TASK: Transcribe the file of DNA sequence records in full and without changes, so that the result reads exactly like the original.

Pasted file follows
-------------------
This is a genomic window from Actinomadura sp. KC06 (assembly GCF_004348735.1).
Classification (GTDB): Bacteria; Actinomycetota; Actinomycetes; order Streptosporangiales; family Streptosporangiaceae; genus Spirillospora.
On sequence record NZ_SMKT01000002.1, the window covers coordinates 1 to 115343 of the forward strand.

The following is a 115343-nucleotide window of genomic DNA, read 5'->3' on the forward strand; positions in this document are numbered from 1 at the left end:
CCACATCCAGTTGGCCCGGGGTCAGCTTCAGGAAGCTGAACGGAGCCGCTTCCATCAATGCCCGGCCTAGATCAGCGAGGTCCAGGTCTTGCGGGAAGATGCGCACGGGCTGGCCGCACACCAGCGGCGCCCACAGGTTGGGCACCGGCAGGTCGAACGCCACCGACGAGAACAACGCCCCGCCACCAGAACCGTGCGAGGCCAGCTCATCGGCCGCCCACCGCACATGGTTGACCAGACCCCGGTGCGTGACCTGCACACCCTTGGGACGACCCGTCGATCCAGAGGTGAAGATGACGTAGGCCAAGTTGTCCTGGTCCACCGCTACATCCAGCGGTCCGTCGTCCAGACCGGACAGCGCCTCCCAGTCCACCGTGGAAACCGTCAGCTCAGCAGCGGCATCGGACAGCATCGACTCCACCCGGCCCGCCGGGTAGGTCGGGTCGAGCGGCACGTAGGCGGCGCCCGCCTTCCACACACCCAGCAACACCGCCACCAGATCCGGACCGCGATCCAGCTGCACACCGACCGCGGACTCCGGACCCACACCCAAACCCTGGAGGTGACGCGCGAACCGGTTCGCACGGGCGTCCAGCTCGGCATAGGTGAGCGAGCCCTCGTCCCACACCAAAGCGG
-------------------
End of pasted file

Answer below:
This is a genomic window from Actinomadura sp. KC06 (assembly GCF_004348735.1).
Classification (GTDB): Bacteria; Actinomycetota; Actinomycetes; order Streptosporangiales; family Streptosporangiaceae; genus Spirillospora.
On sequence record NZ_SMKT01000002.1, the window covers coordinates 1 to 115343 of the forward strand.

The following is a 115343-nucleotide window of genomic DNA, read 5'->3' on the forward strand; positions in this document are numbered from 1 at the left end:
CCACATCCAGTTGGCCCGGGGTCAGCTTCAGGAAGCTGAACGGAGCCGCTTCCATCAATGCCCGGCCTAGATCAGCGAGGTCCAGGTCTTGCGGGAAGATGCGCACGGGCTGGCCGCACACCAGCGGCGCCCACAGGTTGGGCACCGGCAGGTCGAACGCCACCGACGAGAACAACGCCCCGCCACCAGAACCGTGCGAGGCCAGCTCATCGGCCGCCCACCGCACATGGTTGACCAGACCCCGGTGCGTGACCTGCACACCCTTGGGACGACCCGTCGATCCAGAGGTGAAGATGACGTAGGCCAAGTTGTCCTGGTCCACCGCTACATCCAGCGGTCCGTCGTCCAGACCGGACAGCGCCTCCCAGTCCACCGTGGAAACCGTCAGCTCAGCAGCGGCATCGGACAGCATCGACTCCACCCGGCCCGCCGGGTAGGTCGGGTCGAGCGGCACGTAGGCGGCGCCCGCCTTCCACACACCCAGCAACACCGCCACCAGATCCGGACCGCGATCCAGCTGCACACCGACCGCGGACTCCGGACCCACACCCAAACCCTGGAGGTGACGCGCGAACCGGTTCGCACGGGCGTCCAGCTCGGCATAGGTGAGCGAGCCCTCGTCCCACACCAAAGCGG